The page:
And I also go to Giovanni Marsico's group Archangel, which is a content and kind of a coaching program, but it's also a huge network that's really good for us. And I'm part of Russell Brunson's Inner Circle. So when you look at the amount of coaching and amount of input that I get, you know and here's what's really special about each one of those groups is that they are really well run, well curated groups where there's a discussion around revenue and there's a discussion around real problems that add to my ability and understanding of coaching. And what, you know, entrepreneurs need to grow in scale. So these days, Jeremy, it's interesting, the more knowledge I get to help our company, the more knowledge I get to help our clients and vice versa. So, you know, it's like I've loved the business since I was a little kid. I read business books for fun and it's crazy to be in a world where I can go out and learn about business and it's what I do for a living.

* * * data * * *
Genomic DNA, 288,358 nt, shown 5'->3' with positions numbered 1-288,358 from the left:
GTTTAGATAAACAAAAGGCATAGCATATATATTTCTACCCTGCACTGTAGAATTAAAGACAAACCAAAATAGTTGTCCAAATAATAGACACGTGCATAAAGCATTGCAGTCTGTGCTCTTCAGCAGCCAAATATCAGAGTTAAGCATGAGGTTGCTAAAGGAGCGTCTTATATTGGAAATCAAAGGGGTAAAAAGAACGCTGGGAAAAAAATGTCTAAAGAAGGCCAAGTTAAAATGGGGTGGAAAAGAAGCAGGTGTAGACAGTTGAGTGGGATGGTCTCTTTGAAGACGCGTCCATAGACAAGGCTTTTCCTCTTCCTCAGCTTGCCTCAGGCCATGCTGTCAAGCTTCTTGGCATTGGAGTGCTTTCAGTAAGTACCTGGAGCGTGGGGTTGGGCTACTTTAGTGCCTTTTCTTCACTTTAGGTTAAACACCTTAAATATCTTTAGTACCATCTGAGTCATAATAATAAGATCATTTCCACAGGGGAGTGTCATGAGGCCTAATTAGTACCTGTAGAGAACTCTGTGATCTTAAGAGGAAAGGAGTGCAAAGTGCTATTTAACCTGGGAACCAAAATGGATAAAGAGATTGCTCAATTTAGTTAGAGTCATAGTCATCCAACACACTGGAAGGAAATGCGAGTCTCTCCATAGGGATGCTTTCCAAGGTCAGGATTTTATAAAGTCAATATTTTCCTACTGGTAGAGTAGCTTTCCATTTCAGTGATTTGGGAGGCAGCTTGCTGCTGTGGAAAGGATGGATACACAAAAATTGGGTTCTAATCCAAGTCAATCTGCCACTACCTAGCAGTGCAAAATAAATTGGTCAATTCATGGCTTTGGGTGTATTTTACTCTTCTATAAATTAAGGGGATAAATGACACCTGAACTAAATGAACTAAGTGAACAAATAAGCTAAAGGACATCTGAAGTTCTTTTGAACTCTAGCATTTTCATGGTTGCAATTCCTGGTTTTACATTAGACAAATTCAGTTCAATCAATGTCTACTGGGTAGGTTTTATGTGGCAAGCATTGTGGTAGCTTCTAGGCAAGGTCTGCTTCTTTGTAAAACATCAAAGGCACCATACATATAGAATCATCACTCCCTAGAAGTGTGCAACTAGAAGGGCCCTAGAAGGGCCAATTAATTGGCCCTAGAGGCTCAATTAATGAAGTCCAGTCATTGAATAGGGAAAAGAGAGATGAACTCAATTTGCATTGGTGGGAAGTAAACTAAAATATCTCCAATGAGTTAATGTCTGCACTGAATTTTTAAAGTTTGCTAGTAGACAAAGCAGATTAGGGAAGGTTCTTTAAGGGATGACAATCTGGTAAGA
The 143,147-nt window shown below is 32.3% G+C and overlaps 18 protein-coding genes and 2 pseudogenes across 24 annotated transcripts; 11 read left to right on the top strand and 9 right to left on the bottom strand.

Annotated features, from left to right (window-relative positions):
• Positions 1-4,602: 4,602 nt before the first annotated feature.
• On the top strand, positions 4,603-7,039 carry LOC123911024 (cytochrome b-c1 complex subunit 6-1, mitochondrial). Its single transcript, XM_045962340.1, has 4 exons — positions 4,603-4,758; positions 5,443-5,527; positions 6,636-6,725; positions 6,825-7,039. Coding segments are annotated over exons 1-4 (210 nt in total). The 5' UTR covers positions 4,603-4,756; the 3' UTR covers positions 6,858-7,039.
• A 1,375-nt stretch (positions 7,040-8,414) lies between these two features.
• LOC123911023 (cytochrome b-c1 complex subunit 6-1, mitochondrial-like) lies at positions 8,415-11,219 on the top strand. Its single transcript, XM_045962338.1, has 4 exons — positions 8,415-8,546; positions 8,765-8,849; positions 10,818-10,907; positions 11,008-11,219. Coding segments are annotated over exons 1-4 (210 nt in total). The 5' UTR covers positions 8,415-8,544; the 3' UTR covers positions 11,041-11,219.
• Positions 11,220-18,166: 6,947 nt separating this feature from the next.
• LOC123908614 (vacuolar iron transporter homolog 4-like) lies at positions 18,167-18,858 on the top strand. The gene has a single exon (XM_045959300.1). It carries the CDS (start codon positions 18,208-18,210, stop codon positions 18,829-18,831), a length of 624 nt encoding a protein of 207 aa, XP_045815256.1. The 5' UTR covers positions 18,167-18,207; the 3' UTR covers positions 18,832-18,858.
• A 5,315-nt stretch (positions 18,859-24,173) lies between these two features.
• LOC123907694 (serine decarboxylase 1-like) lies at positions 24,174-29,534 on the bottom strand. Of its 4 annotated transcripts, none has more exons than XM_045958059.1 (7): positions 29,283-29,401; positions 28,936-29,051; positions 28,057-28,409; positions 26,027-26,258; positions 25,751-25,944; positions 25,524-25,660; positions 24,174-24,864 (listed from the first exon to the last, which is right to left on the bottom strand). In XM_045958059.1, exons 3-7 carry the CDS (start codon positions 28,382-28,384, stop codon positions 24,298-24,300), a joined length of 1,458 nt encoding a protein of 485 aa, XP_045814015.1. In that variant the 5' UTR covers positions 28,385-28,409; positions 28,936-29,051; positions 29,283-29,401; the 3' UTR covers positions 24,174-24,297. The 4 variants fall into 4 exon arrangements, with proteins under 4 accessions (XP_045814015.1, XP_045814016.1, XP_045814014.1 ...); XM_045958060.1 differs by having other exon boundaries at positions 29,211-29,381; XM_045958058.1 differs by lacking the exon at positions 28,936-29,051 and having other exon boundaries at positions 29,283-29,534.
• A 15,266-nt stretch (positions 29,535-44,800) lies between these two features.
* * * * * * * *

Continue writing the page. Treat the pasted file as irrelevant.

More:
Jeremy: I love it. That's awesome. Thanks. That's amazing. You talked about trusting, trusting the system and trusting the infrastructure, the things that we've put in place, the things that we teach other entrepreneurs how to do. And I know, again, being a passenger in this with everybody on the team, I'm coming from this environment where I wasn't exposed to any of this. I'd been in so many different companies and jobs at various roles and sizes. No one was doing this the way we are. And so I find myself as like, how do we continue to trust this process? Especially entrepreneurs coming in because if you trust it, just like you said, the outcome is there. But it's almost like we've been conditioned that this is how business should be a certain way and no, that's not right and we shouldn't share these things. And it's like we do think so counterintuitively and it works. It actually works in businesses, they move super fast and everyone that's a part of it is enjoying that ride. And so how do you find that people are able to really start to bridge that trust and start to trust what they're getting into? Maybe this is more for our customers or our clients, but I think that's a big piece is actually continuing to trust it.